Two disorganizations

Short introduction for Simon's lecture on "Shibusawa and dolls"

  Simon Yotsuya (1944- ) began to make dolls when he was about ten years old by self education. Therefore, at the first step of his creative activity, he had no artistic consciousness nor creative intention for doll-making. He was only a strange pupil who loved dolls and made dolls by himself.
  Soon after, he began to be conscious of doll-making and to go to see many doll's exhibitions. At this second step, he also began to imagine his future as a doll maker who would make similar dolls to those which were exposed in these exhibitions.
  By the way, like other crafts, arts, and literatures, there was a large disconnection between Edo period and Meiji period in the field of Japanese doll-making. In Edo period, they all were only toys or objects of amusement. But in Meiji period, when people were conscious of Western civilisation, and promoted modernisation of Japan in various fields, traditional crafts and so on were considered to be "Art", and were requested some expressive or creative intentions. The field of doll-making could not be the exception.
  At the second step which had passed over the time of his head off for doll-making, the dolls which appeared before young Simon's sight were those "Artistic" ones. He once persued this direction, but gradually began to wonder himself of them. The questions which occured in his mind were thus. Were not the dolls which he and the surroundings were making a kind of "small scruptures"? Isn't there some essential differences between dolls and scruptures as Art? But he couldn't find the answer by himself and he continued to bother himself for a long time.
  What resolved Simon's questions at a stretch was an article by Tatsuhiko Shibusawa (1928-87) on a magazine which Simon read by accident in 1965 and a photo of Hans Bellmer's doll which was attached to that article. Bellmer's doll was jointed its head, body, arms and legs with large balls and by turning these balls it could assume various poses. The fact that "the doll moves" and therefore the doll need not to be fixed in a pose (= in a signification) shocked Simon enormously. Untill this decisive moment, Simon made stuffed dolls which did not move and fixed in particular poses. He understood soon that if a doll can assume various poses, it would be liberated from the particular intention of its creator. So, at the very moment when Simon realized this fact, he threw away all the materials for his dolls and from that day he began to make articulated dolls exclusively. Here, we must remember incidentally that one of Bellmer's literal interest was anagram although this ground is out of Simon's notice. May be Simon also undersood this literal ground unconsciously and deeply in his mind. Meaninglessness is very important element for his activity.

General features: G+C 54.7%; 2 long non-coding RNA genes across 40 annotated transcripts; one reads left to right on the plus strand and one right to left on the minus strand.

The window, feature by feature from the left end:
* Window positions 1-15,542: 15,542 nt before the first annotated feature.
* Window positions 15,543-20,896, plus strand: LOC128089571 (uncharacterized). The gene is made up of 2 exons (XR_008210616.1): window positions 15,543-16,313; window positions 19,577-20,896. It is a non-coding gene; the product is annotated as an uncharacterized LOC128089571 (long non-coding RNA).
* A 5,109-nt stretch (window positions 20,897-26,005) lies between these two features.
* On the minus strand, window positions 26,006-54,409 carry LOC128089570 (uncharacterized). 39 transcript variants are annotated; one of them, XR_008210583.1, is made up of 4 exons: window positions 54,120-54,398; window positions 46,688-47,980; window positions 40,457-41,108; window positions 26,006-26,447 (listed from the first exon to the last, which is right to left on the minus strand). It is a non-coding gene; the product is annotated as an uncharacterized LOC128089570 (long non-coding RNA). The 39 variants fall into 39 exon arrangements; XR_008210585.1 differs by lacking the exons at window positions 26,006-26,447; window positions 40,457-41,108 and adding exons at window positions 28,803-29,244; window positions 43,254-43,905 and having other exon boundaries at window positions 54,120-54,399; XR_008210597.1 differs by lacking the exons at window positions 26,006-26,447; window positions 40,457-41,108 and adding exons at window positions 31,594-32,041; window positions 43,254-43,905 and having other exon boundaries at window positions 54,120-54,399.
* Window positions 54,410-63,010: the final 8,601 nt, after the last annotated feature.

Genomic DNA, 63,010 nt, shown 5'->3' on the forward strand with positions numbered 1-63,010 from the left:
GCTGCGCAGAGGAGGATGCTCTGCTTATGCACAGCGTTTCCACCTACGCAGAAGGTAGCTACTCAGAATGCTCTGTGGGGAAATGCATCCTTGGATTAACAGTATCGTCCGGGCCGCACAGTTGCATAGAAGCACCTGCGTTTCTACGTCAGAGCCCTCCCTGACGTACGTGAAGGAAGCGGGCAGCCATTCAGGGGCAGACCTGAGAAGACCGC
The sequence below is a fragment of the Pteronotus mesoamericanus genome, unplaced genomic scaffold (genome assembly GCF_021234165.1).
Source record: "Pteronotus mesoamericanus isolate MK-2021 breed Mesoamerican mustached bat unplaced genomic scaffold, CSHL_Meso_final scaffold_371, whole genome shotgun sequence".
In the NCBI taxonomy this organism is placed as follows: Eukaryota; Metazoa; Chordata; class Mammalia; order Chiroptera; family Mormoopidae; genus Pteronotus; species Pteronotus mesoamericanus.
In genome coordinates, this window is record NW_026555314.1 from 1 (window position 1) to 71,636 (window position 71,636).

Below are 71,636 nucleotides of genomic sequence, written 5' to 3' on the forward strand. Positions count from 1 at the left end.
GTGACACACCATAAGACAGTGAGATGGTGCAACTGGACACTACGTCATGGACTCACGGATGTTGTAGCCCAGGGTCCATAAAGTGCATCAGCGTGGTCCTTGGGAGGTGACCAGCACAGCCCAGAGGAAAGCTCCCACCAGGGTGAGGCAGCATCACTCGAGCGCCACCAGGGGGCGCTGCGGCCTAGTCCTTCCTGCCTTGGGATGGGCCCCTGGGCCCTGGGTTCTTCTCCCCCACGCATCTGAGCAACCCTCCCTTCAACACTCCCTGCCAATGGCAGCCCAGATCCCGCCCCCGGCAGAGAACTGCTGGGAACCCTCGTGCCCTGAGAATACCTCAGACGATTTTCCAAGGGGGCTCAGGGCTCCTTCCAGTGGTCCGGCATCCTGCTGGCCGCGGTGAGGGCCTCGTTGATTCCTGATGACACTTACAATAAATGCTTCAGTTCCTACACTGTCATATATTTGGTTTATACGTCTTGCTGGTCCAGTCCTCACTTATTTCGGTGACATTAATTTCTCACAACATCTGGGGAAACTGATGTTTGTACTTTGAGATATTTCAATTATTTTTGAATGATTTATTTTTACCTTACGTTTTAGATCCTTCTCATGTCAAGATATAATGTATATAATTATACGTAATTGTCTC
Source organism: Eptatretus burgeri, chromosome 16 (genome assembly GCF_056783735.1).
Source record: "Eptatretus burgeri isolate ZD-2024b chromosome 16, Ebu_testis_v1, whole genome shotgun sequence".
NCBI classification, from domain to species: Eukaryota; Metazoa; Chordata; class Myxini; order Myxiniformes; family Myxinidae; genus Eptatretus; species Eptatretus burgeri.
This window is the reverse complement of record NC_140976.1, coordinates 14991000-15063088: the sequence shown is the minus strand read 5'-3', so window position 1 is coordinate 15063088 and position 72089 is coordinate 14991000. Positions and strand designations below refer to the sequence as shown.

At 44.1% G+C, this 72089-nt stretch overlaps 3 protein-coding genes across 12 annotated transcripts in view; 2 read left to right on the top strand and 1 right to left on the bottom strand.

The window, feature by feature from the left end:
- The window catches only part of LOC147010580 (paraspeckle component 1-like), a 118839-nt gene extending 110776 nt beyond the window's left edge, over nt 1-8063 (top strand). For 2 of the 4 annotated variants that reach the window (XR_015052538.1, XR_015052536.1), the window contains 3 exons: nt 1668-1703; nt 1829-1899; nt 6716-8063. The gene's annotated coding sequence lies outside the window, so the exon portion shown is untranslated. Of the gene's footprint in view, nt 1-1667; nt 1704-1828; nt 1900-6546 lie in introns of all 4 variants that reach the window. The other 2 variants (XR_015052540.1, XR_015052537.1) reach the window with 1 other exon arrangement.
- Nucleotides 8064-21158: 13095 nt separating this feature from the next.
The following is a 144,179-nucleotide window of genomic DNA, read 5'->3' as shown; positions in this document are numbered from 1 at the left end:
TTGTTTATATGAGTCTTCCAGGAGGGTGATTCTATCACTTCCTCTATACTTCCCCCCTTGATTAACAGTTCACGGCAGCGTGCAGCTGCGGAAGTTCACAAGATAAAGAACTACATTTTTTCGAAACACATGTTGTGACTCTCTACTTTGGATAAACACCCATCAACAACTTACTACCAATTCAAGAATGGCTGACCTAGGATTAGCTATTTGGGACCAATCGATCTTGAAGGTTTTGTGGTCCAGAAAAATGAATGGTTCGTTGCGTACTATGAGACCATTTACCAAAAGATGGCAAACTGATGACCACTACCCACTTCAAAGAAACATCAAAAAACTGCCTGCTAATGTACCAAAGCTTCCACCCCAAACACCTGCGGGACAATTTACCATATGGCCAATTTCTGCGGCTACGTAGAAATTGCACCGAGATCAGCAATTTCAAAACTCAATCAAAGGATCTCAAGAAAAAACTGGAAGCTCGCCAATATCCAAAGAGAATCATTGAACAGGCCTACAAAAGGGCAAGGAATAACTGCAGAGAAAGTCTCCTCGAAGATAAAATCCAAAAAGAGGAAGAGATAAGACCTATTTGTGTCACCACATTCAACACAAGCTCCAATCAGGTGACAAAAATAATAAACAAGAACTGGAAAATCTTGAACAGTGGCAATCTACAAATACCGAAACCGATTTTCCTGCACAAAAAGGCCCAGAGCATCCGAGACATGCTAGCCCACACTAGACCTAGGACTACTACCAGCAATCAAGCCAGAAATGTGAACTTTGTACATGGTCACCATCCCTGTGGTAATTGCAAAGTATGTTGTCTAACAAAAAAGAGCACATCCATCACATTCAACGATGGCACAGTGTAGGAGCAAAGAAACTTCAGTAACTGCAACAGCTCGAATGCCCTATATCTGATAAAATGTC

Because Simon seldom read notional books, he had never heard of Shibusawa's name nor Shibusawa was a translator of the works of Marquis de Sade, which were accused to be obscene and occuerd a very influential trial. On the contrary, by knowing the existance of Shibusawa, Simon began to read the works of Sade which had translated by Shibusawa.
  Curiously, two years later from the encounter with that article, Simon was introduced to Shibusawa by their common friend Kuniyoshi Kaneko, a painter. Since this meeting Simon and Shibusawa became good friends. Shibusawa himself appriciated Simon's talent and works which appeared suddenly before his sight. Shibusawa loved Simon's doll and finally put a girl's doll made by Simon before his writing desk in the study. By this reason, Simon's doll became a symbol of Shibusawa's literal activity represented by Sade's translations.
  Not only translated and interpreted Sade's works, but also Shibusawa wrote various critics on literatures and on fine arts. In these critics, he pointed the necessity of the disorganization of the modern literal and artistic works written or made under the composer's particular intentions. For him, dolls belonged to the territory of toy, and they should be appreciated highly by themselves as what were situated at the front line of the disorganization of the works under the conscious activities.
  Thus, not by reading but by intimate frienship with Shibusawa, Simon understood Sade's thought which were interpreted by Shibusawa himself and Shibusawa's view and criticism for the arts through the human connection.
  By these courses all, Simon always says. "The doll, is merely the doll. The doll is not a figure of someone who exist nor the figulation of some ideas." "I express nothing by my dolls. Simply, I create dolls which I want to create." As for the titles of his dolls, because he dislikes to give clear intention or signification by them, most of his works are entitled only "girl's doll", "mecanical boy" or "woodframed girl" etc. by their physical constitutions.
  Some feels a doll is beautiful and another considers it's awful. But all these conclusions are made at the inside of the appreciators. Simon creates dolls apart from all these emotions and intentions (t.s.).

Index page for Shibusa (Japanese)

About Tatsuhiko Shibusawa (French)

Japanese version of this introduction